Thu Aug 22, 2013 11:34 EST
COLUMBUS, OH, August 22, 2013 (LifeSiteNews.com) – Today, Ohio Right to Life urged Attorney General Mike DeWine to expedite the litigation against Planned Parenthood and its practice of off-label prescribing abortion pill RU-486 (mifepristone) in Ohio. This request comes in light of 42 reports of failed uses of the drug in the state.
The Food and Drug Administration recommends that RU-486 (commonly referred to as a chemical abortion) be administered in two doses orally and in the presence of a physician. The FDA approved RU-486 only through 49 days of pregnancy.
However, contrary to FDA protocol, Planned Parenthood prescribes chemical abortions through 63 days (9 weeks) of pregnancy. Furthermore, the organization sends women home to complete the chemical abortion themselves without a physician present.
Recently, Ohio Right to Life, via a public records request, obtained 42 reports of botched RU-486 attempts in Ohio. Several involved moderate to severe bleeding and included incidences of hematometra (an accumulation of blood in the uterus). Thirty-five total cases involved incomplete abortions. Women were required to return to the abortion clinic to have the abortions completed surgically.
"Planned Parenthood's reckless, off-label prescribing of RU-486 is no better than the 'back alleys' that the abortion industry references to scare women into supporting abortions on demand," said Laura Beth Kirsop, director of communications at Ohio Right to Life. "These reports sadly showcase the hazards that at-home and unsupervised, chemical abortions pose to women's health. Yet Planned Parenthood remains in direct and reckless conflict with the FDA, carelessly sending women home for unsafe, 'do-it-yourself' abortions."
In the case that RU-486 fails, Planned Parenthood informs women that they will need to undergo a surgical abortion. This is because the chemical abortion can cause serious birth defects if the pregnancy continues.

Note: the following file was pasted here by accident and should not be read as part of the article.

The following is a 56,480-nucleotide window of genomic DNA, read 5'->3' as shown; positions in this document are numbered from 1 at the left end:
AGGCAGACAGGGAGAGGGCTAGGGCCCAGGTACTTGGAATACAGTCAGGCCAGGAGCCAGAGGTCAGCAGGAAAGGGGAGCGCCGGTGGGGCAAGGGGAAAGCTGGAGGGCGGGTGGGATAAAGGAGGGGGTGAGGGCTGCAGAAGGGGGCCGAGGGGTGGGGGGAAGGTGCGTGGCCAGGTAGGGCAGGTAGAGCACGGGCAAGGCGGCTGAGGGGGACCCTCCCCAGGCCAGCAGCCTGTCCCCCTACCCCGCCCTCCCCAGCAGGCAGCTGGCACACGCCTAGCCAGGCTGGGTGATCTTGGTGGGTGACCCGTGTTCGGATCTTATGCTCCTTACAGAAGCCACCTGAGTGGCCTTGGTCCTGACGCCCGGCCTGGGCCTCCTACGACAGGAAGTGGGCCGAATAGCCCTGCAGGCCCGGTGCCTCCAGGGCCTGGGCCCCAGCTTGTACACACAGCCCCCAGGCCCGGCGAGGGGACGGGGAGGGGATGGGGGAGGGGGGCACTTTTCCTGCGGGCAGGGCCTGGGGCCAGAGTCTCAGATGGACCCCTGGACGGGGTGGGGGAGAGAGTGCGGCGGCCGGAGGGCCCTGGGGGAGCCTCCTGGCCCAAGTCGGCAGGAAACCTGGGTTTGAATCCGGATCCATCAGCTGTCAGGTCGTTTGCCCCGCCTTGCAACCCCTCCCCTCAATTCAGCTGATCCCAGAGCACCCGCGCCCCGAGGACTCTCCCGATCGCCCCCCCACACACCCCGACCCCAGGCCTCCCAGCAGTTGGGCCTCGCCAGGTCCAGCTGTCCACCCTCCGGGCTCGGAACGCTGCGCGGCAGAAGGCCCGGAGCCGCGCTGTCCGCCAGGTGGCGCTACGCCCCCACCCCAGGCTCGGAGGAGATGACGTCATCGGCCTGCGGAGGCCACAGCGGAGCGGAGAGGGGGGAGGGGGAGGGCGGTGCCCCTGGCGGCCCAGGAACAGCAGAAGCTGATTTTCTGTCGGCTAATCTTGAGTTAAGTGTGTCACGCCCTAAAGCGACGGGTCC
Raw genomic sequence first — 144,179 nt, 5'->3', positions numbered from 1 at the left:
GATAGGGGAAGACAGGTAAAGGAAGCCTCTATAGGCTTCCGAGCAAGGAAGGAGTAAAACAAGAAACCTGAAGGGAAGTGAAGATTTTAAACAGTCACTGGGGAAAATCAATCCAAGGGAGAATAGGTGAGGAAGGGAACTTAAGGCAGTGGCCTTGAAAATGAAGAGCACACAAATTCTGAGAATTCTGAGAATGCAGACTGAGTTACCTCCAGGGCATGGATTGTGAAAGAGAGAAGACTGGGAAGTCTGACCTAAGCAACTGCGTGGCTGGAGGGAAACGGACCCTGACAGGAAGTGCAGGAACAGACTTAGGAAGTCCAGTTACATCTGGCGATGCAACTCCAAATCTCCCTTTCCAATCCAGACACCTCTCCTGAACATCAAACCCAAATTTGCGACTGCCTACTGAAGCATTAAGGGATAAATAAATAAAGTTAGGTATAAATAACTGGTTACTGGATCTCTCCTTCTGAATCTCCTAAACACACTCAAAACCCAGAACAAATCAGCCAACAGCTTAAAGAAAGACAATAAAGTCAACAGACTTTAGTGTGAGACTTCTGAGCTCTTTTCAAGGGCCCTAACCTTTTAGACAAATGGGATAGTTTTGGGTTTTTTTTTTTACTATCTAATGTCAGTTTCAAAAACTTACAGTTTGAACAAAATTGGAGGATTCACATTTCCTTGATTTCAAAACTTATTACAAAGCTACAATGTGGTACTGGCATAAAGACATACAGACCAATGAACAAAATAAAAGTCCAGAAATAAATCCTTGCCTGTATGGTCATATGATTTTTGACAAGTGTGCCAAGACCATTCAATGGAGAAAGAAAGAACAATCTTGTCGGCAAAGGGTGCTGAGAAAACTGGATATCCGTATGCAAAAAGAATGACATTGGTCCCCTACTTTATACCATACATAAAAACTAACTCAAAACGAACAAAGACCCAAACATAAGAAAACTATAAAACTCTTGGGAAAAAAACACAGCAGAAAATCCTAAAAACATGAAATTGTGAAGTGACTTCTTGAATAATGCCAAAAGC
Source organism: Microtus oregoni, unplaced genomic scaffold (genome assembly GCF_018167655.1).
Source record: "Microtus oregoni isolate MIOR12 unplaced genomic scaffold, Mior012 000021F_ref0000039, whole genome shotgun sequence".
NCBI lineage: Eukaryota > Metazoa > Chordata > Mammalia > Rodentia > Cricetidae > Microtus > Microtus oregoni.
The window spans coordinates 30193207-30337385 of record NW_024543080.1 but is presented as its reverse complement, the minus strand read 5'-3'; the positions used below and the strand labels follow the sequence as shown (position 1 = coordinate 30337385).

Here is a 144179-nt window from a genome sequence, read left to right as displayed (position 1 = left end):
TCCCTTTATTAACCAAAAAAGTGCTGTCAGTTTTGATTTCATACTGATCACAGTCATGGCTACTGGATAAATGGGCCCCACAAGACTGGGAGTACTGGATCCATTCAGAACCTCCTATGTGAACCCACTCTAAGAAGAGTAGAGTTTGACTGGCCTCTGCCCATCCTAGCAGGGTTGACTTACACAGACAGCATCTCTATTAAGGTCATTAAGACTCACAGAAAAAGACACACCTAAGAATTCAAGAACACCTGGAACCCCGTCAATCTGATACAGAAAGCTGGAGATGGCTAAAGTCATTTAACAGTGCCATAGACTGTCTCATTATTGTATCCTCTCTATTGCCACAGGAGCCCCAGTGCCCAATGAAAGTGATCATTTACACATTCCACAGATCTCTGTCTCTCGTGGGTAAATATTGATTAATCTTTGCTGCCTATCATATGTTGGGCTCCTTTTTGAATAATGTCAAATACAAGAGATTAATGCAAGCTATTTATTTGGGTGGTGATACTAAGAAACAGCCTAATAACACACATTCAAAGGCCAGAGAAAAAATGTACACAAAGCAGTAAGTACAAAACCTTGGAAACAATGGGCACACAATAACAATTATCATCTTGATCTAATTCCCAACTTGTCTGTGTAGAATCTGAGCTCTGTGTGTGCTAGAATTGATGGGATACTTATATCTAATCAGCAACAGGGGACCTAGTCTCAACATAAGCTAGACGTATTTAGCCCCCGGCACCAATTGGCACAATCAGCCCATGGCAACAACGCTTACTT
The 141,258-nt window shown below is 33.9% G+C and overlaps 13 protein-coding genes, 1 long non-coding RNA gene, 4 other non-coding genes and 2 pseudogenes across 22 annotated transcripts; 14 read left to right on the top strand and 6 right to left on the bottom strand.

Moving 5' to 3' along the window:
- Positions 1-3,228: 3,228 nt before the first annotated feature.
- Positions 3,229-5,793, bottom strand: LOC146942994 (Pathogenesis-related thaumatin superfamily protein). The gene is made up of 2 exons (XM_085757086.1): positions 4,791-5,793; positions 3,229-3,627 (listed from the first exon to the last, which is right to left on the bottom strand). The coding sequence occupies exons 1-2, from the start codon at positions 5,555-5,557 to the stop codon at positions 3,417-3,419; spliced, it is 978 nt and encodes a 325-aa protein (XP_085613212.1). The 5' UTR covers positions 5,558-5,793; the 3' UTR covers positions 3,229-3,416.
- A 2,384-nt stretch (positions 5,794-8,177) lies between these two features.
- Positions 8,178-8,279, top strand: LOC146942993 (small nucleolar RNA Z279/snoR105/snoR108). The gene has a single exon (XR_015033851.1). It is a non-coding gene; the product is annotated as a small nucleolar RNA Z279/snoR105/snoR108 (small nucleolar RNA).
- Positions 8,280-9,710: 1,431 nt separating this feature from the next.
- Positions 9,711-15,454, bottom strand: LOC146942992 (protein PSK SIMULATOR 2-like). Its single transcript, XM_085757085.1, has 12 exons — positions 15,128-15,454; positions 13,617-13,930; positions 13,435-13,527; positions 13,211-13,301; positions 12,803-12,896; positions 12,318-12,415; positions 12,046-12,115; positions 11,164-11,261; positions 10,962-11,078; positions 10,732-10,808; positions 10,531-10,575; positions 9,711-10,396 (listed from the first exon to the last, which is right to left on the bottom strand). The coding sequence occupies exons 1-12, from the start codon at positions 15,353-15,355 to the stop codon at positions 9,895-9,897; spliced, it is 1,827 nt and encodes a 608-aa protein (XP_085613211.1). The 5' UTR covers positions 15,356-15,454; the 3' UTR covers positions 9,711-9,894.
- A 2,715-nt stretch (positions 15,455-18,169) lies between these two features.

One of the public documents noted that one woman never returned to Planned Parenthood for a follow-up to confirm that the abortion was completed.
"I have to ask the frightening question of where that child is today,” Kirsop said. “Was she born? Maybe not, but maybe. And if she was born, what kind of birth defects would she have sustained because of Planned Parenthood's recklessness?”
“The point is, according to public documents, Planned Parenthood doesn't know, and thanks to their scandalous fight against the enforcement of FDA protocol in Ohio, they don't have to know,” she said.
In 2004, the Ohio Legislature passed a law requiring that physicians comply with FDA guidelines for RU-486. The law remains embroiled in a court battle because of challenges brought by Planned Parenthood of Southwest Ohio. In October 2012, a panel of the Sixth Circuit Court of Appeals upheld the 2004 Ohio law. Planned Parenthood of Ohio has since challenged the decision, asking for reconsideration.
"RU-486 has already killed fourteen women and injured more than 2,000 women in the U.S.," said Kirsop. "The longer Planned Parenthood dodges the enforcement of FDA protocol, the more women's lives and health are put at risk. Ohio Right to Life urges Attorney General Mike DeWine to put an end to Planned Parenthood's game and expedite the litigation of the chemical abortion case.